Saturday, May 28, 2011

De Valsequillo a San Mateo: ¡¡Échale Mojo!!

I was so pleased to sing and play in Valsequillo and San Mateo this week for the Canary Day preparations. We will all celebrate the Día de Canarias on Monday and it was an honor to find so many young people were able to sing (without notes!) Marco Hormiga's versions of Canary songs. I thank María Dolores, Conchi, Rosa María and the headteacher Rosa (from Tenteniguada) and everyone at the primary school in Valsequillo for making me feel so welcome. I especially enjoyed my school dinner. For more information, see ....

I also want to thank Conchi, Alicia and Gloria for inviting to sing in San Mateo. That was a real thrill. Thanks also for the lovely gift.

Gracias a Gloria y María Dolores por invitarme a los colegios de San Mateo y Valsequillo a cantar. Fue maravilloso compartir canciones con sus alumnos! Un abrazo de David Shea

Haciendo música /Making Music

In 1989, I spent a day with the Spanish singer/songwriter Joan Manuel Serrat who kindly reviewed his career with me. I was researching a book and his insights were crucial to my work. In one candid moment, he confided that he said how lucky he was to have made his living (and a very good living at that) singing, recording and performing around the world. I thought of Serrat this week as I toured my county singing with midgets in many local elementary schools. It struck me how lucky I am NOT to make my living through music but to do it for fun wherever I am invited. (now in Spanish.....)

En 1989, pasé un día con Joan Manuel Serrat (en foto) en su estudio en la calle barcelonesa de Tusset. Sus recuerdos de la Transición fueron muy útiles para mi libro sobre Aute (Puentepalo 2003). Durante la entrevista, Serrat habló de la tremenda suerte que tenía por haber podido vivir de la música, dando vueltas por el planeta cantando, sobre todo en América Latina. Esta semana tuve la suerte de cantar en algunos colegios de mi zona para niños de 3, 4 y hasta 9 años. Me considero tremendamente afortunado de NO tener q vivir de la música, sino tocar y cantar donde me inviten. Por aquí, cerca de casa.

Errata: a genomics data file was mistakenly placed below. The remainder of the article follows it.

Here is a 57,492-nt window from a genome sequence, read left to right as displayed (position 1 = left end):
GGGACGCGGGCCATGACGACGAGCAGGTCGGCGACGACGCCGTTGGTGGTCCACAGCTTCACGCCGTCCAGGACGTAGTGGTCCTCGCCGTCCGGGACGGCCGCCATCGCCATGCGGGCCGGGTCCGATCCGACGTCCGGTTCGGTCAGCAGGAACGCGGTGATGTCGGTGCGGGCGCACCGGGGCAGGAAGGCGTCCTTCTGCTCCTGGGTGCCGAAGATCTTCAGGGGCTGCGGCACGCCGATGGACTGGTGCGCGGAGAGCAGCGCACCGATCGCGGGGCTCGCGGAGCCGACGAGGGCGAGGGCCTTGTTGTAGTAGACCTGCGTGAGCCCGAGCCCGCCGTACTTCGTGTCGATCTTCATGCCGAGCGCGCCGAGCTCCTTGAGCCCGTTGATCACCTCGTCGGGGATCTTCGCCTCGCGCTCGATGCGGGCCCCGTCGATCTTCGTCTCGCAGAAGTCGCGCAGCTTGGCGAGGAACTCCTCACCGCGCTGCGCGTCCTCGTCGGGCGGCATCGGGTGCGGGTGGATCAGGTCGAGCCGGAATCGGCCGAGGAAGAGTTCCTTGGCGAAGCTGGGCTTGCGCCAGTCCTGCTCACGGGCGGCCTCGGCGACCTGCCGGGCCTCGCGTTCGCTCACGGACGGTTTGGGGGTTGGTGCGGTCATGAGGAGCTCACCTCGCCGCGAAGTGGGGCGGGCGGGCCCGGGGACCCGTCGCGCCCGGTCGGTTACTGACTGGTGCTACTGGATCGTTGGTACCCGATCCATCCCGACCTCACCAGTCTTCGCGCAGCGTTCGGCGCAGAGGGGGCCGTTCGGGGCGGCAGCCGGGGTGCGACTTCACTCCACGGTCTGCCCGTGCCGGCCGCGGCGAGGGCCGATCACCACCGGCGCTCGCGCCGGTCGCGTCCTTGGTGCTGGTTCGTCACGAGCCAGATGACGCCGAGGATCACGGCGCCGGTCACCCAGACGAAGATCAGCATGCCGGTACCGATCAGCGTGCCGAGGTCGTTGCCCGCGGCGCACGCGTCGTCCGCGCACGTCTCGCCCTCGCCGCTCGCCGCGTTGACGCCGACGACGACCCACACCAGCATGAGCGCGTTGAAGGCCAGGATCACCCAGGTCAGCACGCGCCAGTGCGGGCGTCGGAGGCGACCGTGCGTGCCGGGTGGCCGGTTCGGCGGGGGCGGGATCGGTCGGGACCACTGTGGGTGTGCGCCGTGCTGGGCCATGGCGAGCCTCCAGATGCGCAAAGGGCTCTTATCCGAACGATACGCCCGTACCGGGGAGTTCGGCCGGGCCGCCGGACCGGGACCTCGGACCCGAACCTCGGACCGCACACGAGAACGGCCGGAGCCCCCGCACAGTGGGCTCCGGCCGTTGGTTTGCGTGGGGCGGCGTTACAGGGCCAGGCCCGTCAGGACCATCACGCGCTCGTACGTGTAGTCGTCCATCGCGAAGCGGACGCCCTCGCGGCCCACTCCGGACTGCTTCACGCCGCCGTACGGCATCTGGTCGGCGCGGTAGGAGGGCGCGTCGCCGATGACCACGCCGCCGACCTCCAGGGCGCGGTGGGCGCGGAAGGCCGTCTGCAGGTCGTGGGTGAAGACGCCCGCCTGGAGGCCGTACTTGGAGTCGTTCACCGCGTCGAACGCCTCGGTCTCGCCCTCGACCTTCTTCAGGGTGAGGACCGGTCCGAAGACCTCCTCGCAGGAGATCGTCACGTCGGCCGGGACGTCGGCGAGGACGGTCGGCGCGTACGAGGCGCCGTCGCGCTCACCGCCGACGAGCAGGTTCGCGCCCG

Tuesday, May 17, 2011

Stop Bugging Me!!!!!!

Boy, does this annoy me! (Me molesta de sobremanera....)

Thanks to Chris P of EOI Las Palmas 1 for his links!

Monday, May 16, 2011


This month the NI2A classroom was surprised with a pleasant young woman from Illinois who came to talk to us about her country and particularly about her area of the Midwest USA. She looked like a teenager full of life and poised. She told us about her life, her family and her country.

Firstly, Lauren, as she is called, talked about her country: the USA. I would like to reflect about the similarities and differences between our countries, because this country shares many features with our country, in general, and specifically with our land, the Canary Islands. Our lands have a mix from many other cultures, a lot of immigrants and stereotypes.

Some stereotypes of Canary people maintain that we are relaxed, insecure, cheerful, modest and pacific people, with a very easy attitude to take, we have a sweet and calm voice, limited vocabulary, an ironic and fond humour. We have to know that Canary people characteristics come from our geography, our education system, our socio-political relationships, and the cultural influences from other countries and also from the conquest of Spanish people.

American people stereotypes are often negative adjectives, but this depends on the resources you look into. They are known by their cartoons, TV series, films and news. The Simpsons cartoons represent fat, lazy, dumb and informal people. Hollywood films show busy, cold people not interested in their families. The news reports speak about crimes, politics, rich, powerful and ambitious people. Some tourists who come to Spain do not improve this negative image. They are also influenced by other cultures, they were conquered and they have suffered different attacks. But the same happens with us on TV, news, films and so on. Despite of this kind of publicity, we may go beyond this information and think about the reality of life.

We have a lot of similarities, but the well-known ones are that we like sweet food and we are flexible and we adapt to changes from another cultures. We also have differences:
We, Canary people, don´t have a feeling of a big nation. We are more individualistic or we support our little geography. Firstly our town, and secondly our island (we have historic, but no strong discussions between islands), but actually, we do not feel very Spanish. However, American people feel very proud of their nation and their symbols.

Because of the insecurity and psychological dependence we are not very confident and enterprising, unlike Americans. Another big difference is that we feel safe, and Americans feel very afraid of other countries, due to the politics, advertisings and threats, and private, economic and political interests.

We must think that society is dynamic and changeable. If we think in a positive way and we respect each other, we will head to a new big society with many countries without borders, with a passport called peace, with similitude and differences, which would enrich us. Unless we get rid of stereotypes and be aware of the importance of cultural variety, we will not manage in an interconnected world to solve problems together.

(This thoughtful, reflective essay was written by Idaira of NI 2A. I appreciate her insights and thank her for giving permission to reproduce it here on the blog.)